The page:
Here’s another simple failure example: I noticed while managing release efforts that release schedules for the various development teams ranged from a couple weeks to a couple months—too long for a hyper-competitive industry like gaming. I asked the development teams if they would like our release engineering team to support daily code releases or even multiple code releases per day. I thought this was an innocuous question. In fact, I thought I was being a little clever by playing dumb here. I assumed I would get an enthusiastic high-five along with a, “Yes, we’d love that! How soon can you make that happen?!”
I was surprised when I received a violent “No! We don’t want that!” This confused me for a while until I realized that the development team thought I was in cahoots with the product management team to put the squeeze on them. In my mind, I was offering to make their release process more lightweight so they could break up their work into smaller, more frequent releases with less stress for everyone, but I didn’t understand their fears and problems. I wasn’t looking at it from their perspective and here was the trust issue rearing up again. They misinterpreted my intentions as nefarious.
I pictured them being able to release code whenever they want, which seemed like something they would like. In their minds, they pictured a product manager constantly randomizing them with demands for new features to be released right there while the product manager was leaning over their shoulder. This was not the kind of problem you could resolve with logic. The solutions and working procedures I was proposing were so far outside the development team’s experience that they couldn’t extrapolate through simple logic from their current state to the world I was describing.
Maximize Daily Interactions Between Development and Operations Teams
It’s easy to distrust someone you don’t know personally or you don’t have to see every day. It’s a lot more difficult to hate on someone you know and work with on a daily basis.
One of the DevOps techniques that I implemented early on was embedding a dedicated operations liaison into each development team. This liaison acted as an advocate for that development team back into operations and they helped smaller development teams navigate their work through a large, complex, centralized operations organization. The operations liaison attended daily development team standups, group meetings and project meetings. This program was a huge success. Development teams saw how their operations liaison helped expedite their work through the operations organization and advocated for their development team’s interests inside operations.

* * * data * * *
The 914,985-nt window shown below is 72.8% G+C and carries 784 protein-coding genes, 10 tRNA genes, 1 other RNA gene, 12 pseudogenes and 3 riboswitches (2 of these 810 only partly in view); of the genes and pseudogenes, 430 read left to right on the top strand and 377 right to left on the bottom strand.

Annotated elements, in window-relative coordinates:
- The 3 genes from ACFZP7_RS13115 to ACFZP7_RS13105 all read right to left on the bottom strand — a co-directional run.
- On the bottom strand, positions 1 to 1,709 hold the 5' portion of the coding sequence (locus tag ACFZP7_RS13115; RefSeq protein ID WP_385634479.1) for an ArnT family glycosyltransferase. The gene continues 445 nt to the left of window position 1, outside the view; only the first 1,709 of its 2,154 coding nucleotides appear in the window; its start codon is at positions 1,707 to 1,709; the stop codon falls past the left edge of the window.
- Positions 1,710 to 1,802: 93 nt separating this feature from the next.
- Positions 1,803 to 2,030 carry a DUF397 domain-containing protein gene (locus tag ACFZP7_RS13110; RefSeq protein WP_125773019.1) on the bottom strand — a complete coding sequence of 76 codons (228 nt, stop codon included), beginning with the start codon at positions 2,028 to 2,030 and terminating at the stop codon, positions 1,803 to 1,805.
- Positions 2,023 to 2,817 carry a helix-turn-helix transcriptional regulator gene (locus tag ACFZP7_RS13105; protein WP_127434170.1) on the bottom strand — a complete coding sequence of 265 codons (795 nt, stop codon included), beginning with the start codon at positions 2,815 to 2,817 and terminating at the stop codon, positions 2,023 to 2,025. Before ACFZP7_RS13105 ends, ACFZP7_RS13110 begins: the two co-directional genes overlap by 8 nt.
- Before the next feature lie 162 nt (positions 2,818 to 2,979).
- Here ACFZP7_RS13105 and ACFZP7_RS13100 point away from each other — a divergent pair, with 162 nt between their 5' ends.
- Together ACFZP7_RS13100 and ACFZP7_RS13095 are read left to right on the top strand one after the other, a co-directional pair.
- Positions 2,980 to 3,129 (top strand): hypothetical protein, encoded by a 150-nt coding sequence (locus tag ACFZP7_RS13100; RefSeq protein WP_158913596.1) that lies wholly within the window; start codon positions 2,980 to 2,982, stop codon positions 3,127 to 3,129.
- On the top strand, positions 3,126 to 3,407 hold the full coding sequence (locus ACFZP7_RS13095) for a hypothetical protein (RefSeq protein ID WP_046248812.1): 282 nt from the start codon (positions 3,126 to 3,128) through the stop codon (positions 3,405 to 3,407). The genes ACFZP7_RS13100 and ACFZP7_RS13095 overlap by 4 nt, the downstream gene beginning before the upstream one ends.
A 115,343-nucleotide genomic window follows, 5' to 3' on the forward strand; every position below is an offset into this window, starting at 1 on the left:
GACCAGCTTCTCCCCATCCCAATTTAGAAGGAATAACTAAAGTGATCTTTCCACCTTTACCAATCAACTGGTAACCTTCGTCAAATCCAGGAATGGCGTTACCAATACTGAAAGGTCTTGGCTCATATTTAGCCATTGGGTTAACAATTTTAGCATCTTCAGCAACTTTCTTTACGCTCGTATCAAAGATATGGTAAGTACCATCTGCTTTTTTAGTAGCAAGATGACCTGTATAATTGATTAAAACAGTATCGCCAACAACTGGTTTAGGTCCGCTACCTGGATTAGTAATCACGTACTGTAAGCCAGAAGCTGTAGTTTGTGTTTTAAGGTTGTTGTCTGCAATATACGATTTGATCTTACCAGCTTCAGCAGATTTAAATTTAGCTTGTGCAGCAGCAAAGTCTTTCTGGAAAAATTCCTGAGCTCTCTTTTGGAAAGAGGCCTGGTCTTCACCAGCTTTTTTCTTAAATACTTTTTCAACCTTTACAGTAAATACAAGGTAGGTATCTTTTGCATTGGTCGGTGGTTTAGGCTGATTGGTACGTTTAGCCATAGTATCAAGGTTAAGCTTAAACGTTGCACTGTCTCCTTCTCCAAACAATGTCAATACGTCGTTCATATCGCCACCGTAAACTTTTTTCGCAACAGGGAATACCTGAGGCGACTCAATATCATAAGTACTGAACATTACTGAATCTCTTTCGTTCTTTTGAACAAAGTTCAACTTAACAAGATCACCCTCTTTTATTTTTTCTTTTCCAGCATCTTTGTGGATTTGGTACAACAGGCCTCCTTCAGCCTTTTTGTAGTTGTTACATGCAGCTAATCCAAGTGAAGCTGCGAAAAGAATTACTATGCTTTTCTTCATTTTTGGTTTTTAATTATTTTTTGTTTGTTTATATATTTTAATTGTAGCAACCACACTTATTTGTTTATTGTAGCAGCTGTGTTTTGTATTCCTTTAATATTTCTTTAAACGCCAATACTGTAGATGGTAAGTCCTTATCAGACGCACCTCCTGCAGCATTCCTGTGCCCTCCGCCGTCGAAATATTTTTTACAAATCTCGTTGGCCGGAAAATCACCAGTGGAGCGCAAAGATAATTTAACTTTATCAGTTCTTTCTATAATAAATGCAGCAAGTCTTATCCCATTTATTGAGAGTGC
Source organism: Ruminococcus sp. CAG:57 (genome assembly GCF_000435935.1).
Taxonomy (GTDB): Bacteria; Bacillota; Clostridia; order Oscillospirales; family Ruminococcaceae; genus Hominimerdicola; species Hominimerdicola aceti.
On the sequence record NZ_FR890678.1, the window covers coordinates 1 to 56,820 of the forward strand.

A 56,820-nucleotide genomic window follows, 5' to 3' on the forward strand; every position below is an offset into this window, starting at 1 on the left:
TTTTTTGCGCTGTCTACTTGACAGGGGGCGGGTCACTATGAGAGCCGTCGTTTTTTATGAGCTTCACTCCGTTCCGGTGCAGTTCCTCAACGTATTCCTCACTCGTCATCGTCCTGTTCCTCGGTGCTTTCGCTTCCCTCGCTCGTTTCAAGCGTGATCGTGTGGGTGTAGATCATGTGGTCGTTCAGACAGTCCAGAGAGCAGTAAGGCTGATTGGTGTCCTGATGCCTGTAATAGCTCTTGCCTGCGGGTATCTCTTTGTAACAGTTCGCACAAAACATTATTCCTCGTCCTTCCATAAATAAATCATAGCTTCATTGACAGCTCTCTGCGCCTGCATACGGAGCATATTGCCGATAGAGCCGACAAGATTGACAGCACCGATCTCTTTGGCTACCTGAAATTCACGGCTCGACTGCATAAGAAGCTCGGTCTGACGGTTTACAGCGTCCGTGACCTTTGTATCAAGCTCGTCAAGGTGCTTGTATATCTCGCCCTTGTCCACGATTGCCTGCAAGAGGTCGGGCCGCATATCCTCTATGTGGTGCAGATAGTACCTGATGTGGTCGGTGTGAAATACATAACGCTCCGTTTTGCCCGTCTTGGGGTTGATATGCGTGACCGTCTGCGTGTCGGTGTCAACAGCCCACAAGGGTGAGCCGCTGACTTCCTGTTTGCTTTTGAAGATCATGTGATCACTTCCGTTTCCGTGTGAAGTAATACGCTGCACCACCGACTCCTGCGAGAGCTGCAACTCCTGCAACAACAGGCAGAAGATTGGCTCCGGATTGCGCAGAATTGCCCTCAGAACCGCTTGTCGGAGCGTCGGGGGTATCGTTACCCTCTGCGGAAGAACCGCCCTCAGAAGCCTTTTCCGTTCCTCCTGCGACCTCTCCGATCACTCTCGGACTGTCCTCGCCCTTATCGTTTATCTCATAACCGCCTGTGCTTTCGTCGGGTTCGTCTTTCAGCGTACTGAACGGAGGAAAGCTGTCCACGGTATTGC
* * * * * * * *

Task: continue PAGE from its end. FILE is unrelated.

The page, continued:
After the development teams got used to working with their operations liaison on a daily basis, we pushed a bit farther and got the development teams to agree to include operations in architectural discussions at the beginning of application design. At first, our development teams were skeptical that operations could provide useful input here, but the important thing is we had developed enough mutual trust that they were not fearful of including operations in the discussions. They were skeptical that we would add any value, but they weren’t afraid that we would cause them problems. This was a big win.
Although it felt a little weird to our development teams to include operations in design discussions, they quickly saw how obtaining input from operations early on, before a product was built, resulted in better quality and fewer headaches for everyone when we launched into production. I also made sure that we put our most senior and diplomatic operations team members into this role.
In conclusion, it is worth repeating that trust is a prerequisite for any organization to succeed with DevOps. This is due not only to problems arising from fuzzy definitions of what DevOps is and is not, but also the seemingly dangerous idea of blurring the boundaries between development and operations organizations. Whatever your definition of DevOps is, fostering an increased level of trust between development and operations teams as a prerequisite for your DevOps journey will ensure that even greater trust—and the positive business impact that comes with it—are your outcomes as well.
About the Author / Paul Farrall
Paul Farrall is the VP of Operations for Skytap. He was most recently vice president of Operations at Big Fish Games where he led the rollout of global infrastructure for the Big Fish cloud gaming platform and implementation of the Big Fish DevOps program. Prior to Big Fish, Paul was the Director of Operations and Chief Information Security Officer at Intelius, a Bellevue e-commerce company. Previous companies also include AT&T Wireless in Bothell, Washington, and GetThere.com in Palo Alto, California (now Sabre). Connect with him on LinkedIn and Twitter.